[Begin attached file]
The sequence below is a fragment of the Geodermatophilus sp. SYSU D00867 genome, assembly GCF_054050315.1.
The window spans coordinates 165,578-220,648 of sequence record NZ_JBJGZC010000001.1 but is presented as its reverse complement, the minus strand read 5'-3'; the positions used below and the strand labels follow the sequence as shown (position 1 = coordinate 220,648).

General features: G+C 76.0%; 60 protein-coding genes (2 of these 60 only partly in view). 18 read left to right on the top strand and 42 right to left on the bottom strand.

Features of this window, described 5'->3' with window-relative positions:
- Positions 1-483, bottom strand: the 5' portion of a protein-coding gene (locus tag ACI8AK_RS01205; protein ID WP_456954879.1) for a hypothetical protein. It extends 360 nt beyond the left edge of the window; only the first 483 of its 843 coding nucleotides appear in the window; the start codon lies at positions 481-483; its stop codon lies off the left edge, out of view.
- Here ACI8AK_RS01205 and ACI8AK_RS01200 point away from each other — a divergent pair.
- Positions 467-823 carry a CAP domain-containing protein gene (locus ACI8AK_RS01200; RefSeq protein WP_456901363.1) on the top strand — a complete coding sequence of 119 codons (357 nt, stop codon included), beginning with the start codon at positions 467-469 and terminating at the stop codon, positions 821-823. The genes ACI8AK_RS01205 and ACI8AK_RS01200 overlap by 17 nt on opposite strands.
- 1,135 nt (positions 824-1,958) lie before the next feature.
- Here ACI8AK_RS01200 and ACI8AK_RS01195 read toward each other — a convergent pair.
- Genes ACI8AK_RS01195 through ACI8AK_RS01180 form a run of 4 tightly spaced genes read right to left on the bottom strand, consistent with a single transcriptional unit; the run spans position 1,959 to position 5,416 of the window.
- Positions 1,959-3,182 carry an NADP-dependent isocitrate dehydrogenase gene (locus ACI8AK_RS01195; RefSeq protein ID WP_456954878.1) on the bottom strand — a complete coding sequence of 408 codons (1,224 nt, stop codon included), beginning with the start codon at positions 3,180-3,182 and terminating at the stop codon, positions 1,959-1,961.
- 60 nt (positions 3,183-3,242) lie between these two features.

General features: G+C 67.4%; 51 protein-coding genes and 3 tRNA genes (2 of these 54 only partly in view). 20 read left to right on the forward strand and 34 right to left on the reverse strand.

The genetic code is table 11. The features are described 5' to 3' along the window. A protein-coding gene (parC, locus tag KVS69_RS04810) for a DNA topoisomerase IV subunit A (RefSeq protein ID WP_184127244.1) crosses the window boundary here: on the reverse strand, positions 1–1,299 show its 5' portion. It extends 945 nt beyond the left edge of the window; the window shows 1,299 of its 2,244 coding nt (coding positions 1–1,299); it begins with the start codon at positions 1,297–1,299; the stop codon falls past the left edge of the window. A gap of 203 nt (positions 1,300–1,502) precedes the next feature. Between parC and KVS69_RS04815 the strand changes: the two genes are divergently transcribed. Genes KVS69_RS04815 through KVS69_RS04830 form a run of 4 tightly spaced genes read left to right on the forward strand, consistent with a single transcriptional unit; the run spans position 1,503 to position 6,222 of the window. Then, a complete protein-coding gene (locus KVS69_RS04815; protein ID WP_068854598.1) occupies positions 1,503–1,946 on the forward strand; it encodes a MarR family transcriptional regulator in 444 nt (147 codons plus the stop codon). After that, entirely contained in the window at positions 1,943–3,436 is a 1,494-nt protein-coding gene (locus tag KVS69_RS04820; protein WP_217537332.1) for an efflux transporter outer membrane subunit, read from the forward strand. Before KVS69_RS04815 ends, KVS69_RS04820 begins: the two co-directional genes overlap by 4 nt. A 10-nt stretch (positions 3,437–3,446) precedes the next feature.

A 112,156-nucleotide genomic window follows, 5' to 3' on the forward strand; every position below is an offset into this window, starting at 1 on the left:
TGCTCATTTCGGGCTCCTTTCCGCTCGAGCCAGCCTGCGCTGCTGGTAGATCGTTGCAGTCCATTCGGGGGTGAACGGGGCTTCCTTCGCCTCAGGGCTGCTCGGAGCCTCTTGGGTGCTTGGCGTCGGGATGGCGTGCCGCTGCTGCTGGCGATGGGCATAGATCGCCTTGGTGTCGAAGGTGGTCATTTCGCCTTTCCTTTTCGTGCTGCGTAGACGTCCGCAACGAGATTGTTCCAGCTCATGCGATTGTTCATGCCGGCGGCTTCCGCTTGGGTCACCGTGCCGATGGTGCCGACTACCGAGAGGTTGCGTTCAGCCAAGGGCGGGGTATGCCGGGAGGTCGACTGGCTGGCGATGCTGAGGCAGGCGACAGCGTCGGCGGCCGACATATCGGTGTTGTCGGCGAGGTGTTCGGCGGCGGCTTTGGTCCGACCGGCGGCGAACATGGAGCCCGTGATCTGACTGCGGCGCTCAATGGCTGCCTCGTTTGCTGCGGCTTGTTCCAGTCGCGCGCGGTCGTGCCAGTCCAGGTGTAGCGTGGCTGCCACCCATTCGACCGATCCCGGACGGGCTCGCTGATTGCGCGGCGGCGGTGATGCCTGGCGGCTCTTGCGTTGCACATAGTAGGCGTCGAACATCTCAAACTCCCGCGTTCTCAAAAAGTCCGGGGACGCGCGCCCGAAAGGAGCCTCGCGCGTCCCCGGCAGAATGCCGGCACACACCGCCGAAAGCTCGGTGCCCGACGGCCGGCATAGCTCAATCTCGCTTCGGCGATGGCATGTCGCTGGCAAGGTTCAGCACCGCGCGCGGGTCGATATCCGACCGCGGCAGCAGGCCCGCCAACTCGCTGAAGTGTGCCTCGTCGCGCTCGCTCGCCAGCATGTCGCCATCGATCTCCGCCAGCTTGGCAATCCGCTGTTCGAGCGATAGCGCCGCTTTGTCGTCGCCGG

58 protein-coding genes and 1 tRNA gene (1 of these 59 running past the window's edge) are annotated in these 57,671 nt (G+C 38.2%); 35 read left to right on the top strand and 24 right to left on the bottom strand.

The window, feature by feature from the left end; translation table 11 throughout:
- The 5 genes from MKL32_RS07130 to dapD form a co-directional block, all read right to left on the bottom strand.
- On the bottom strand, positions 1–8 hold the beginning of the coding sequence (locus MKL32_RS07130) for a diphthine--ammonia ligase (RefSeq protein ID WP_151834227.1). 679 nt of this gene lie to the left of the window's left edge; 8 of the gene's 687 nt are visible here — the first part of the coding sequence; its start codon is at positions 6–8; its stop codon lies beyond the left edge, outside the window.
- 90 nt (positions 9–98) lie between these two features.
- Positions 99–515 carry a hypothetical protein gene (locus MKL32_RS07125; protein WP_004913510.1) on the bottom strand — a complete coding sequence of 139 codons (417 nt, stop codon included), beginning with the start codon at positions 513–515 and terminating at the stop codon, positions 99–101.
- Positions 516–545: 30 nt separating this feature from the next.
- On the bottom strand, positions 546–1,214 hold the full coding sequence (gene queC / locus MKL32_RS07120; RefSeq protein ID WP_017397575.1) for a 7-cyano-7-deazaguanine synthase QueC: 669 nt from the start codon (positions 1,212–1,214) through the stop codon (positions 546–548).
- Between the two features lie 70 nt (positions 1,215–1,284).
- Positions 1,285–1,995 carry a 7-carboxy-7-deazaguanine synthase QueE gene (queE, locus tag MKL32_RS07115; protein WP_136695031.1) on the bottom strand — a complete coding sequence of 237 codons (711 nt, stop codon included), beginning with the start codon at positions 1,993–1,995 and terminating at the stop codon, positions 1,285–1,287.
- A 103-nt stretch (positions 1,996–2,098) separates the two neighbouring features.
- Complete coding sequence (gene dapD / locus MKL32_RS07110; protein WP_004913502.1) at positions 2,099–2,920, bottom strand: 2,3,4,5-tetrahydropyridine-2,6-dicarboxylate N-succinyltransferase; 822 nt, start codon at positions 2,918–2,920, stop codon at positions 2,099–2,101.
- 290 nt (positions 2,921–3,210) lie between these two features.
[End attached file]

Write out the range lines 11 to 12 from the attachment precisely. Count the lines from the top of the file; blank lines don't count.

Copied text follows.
- Positions 1,959-3,182 carry an NADP-dependent isocitrate dehydrogenase gene (locus ACI8AK_RS01195; RefSeq protein ID WP_456954878.1) on the bottom strand — a complete coding sequence of 408 codons (1,224 nt, stop codon included), beginning with the start codon at positions 3,180-3,182 and terminating at the stop codon, positions 1,959-1,961.
- 60 nt (positions 3,183-3,242) lie between these two features.